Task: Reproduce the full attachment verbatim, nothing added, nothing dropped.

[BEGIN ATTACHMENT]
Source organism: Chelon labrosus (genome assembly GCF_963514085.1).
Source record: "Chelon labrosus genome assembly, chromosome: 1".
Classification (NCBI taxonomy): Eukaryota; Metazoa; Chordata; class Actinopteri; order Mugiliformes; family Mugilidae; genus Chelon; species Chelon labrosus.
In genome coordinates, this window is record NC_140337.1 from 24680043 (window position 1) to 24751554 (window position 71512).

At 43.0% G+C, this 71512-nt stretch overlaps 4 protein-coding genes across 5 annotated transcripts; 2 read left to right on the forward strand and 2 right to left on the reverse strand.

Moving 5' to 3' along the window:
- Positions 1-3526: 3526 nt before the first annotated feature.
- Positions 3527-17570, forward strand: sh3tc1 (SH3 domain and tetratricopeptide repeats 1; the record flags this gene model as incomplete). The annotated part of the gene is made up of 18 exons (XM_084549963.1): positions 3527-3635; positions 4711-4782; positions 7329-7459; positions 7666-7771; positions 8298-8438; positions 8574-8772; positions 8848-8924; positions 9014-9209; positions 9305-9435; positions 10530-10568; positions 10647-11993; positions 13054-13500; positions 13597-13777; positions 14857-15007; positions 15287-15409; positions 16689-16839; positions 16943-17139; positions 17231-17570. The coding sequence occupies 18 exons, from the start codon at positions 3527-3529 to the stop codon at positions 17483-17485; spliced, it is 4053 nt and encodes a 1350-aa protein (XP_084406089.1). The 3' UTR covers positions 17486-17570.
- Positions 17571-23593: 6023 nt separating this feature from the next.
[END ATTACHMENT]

Source organism: Chelon labrosus (genome assembly GCF_963514085.1).
Source record: "Chelon labrosus genome assembly, chromosome: 1".
Classification (NCBI taxonomy): Eukaryota; Metazoa; Chordata; class Actinopteri; order Mugiliformes; family Mugilidae; genus Chelon; species Chelon labrosus.
In genome coordinates, this window is record NC_140337.1 from 24680043 (window position 1) to 24751554 (window position 71512).

At 43.0% G+C, this 71512-nt stretch overlaps 4 protein-coding genes across 5 annotated transcripts; 2 read left to right on the forward strand and 2 right to left on the reverse strand.

Moving 5' to 3' along the window:
- Positions 1-3526: 3526 nt before the first annotated feature.
- Positions 3527-17570, forward strand: sh3tc1 (SH3 domain and tetratricopeptide repeats 1; the record flags this gene model as incomplete). The annotated part of the gene is made up of 18 exons (XM_084549963.1): positions 3527-3635; positions 4711-4782; positions 7329-7459; positions 7666-7771; positions 8298-8438; positions 8574-8772; positions 8848-8924; positions 9014-9209; positions 9305-9435; positions 10530-10568; positions 10647-11993; positions 13054-13500; positions 13597-13777; positions 14857-15007; positions 15287-15409; positions 16689-16839; positions 16943-17139; positions 17231-17570. The coding sequence occupies 18 exons, from the start codon at positions 3527-3529 to the stop codon at positions 17483-17485; spliced, it is 4053 nt and encodes a 1350-aa protein (XP_084406089.1). The 3' UTR covers positions 17486-17570.
- Positions 17571-23593: 6023 nt separating this feature from the next.